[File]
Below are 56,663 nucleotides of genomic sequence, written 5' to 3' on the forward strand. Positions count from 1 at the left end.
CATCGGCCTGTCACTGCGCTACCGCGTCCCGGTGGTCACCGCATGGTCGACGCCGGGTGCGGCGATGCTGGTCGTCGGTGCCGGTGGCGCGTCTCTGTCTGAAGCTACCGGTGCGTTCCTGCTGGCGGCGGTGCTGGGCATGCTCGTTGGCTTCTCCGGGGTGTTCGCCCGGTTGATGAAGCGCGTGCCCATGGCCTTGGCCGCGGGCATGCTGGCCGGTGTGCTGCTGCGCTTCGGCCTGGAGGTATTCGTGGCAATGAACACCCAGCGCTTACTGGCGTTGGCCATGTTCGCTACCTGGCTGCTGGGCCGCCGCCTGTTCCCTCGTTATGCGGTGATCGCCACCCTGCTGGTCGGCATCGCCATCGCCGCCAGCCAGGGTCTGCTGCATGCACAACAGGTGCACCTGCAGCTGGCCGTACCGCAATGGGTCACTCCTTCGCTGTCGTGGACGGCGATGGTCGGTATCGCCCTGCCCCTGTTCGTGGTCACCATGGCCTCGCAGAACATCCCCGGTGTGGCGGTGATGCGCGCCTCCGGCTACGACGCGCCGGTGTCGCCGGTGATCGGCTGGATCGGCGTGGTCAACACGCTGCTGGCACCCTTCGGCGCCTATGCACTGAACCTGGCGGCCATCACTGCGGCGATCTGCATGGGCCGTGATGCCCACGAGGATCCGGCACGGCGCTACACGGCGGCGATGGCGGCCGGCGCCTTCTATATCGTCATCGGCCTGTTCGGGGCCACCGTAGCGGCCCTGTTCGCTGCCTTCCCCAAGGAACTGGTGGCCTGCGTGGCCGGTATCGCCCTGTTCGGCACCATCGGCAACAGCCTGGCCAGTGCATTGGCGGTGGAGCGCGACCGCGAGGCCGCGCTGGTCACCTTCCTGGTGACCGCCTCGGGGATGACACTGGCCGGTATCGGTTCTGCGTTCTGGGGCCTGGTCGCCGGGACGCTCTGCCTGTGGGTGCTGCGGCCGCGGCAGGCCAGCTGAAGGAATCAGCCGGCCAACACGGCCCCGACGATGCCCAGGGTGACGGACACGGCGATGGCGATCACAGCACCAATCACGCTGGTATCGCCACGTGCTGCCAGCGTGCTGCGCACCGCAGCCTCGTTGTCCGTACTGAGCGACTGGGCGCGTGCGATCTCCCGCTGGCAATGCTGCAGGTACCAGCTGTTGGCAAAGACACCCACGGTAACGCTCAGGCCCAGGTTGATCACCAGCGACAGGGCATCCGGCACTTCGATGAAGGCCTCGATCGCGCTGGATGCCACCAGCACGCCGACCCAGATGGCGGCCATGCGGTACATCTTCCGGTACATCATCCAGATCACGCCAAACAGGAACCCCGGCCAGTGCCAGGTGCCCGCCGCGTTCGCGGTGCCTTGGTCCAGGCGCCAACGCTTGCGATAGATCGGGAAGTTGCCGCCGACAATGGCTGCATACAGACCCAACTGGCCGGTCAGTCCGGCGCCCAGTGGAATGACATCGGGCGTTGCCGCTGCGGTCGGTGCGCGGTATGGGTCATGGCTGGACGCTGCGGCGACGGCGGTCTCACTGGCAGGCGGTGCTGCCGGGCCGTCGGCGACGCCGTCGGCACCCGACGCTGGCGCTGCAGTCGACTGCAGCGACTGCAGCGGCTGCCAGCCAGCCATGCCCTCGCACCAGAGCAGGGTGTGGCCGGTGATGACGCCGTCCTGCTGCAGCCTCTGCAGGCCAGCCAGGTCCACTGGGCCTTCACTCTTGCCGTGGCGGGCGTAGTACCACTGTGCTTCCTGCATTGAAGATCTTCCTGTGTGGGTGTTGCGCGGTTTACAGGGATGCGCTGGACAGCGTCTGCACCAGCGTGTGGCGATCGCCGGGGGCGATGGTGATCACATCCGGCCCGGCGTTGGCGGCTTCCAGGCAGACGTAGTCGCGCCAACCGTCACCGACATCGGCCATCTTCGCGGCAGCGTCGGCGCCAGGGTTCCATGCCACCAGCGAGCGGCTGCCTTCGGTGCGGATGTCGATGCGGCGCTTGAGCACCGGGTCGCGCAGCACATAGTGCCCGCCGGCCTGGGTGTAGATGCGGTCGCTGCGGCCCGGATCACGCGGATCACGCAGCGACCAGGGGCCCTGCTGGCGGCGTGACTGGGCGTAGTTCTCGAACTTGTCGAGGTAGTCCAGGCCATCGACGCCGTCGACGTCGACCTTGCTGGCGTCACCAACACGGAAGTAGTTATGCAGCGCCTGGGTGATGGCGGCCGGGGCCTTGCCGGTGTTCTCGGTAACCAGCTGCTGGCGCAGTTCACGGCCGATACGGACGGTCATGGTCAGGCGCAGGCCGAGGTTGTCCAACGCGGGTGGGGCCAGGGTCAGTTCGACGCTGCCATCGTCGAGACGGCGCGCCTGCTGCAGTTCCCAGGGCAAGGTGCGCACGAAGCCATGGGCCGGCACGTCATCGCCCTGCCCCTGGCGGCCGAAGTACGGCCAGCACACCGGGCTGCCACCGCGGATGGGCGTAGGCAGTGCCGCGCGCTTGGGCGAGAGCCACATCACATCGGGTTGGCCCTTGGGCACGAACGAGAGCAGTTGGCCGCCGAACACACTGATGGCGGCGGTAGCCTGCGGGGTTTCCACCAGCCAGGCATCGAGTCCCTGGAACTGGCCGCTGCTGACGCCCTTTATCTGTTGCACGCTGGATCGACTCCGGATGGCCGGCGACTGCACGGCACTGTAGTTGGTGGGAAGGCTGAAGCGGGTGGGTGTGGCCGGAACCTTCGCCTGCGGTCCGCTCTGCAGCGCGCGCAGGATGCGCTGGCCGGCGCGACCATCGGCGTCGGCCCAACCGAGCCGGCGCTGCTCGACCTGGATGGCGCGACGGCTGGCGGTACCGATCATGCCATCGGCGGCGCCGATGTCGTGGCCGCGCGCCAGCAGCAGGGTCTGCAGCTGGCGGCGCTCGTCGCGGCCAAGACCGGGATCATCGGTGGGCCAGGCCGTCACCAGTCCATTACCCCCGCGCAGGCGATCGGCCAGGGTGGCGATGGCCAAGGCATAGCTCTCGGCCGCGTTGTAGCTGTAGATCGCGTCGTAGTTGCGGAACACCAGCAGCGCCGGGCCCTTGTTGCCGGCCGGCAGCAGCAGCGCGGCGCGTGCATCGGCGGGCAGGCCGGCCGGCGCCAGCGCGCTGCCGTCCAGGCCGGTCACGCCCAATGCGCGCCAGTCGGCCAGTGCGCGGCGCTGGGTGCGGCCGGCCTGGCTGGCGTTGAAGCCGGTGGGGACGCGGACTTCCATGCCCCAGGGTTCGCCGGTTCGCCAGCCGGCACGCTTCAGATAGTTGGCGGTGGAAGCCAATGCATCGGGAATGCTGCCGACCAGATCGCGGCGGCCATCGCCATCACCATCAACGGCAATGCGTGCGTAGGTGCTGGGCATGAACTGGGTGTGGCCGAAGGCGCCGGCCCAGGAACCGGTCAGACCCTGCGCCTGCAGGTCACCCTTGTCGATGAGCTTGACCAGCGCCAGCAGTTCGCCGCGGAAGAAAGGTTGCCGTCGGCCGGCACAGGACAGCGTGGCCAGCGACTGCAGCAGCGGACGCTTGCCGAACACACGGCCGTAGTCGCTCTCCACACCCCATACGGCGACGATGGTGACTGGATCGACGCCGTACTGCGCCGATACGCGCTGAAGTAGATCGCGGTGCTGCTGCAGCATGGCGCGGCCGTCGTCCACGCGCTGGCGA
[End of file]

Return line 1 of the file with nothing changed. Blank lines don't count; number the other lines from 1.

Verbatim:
Below are 56,663 nucleotides of genomic sequence, written 5' to 3' on the forward strand. Positions count from 1 at the left end.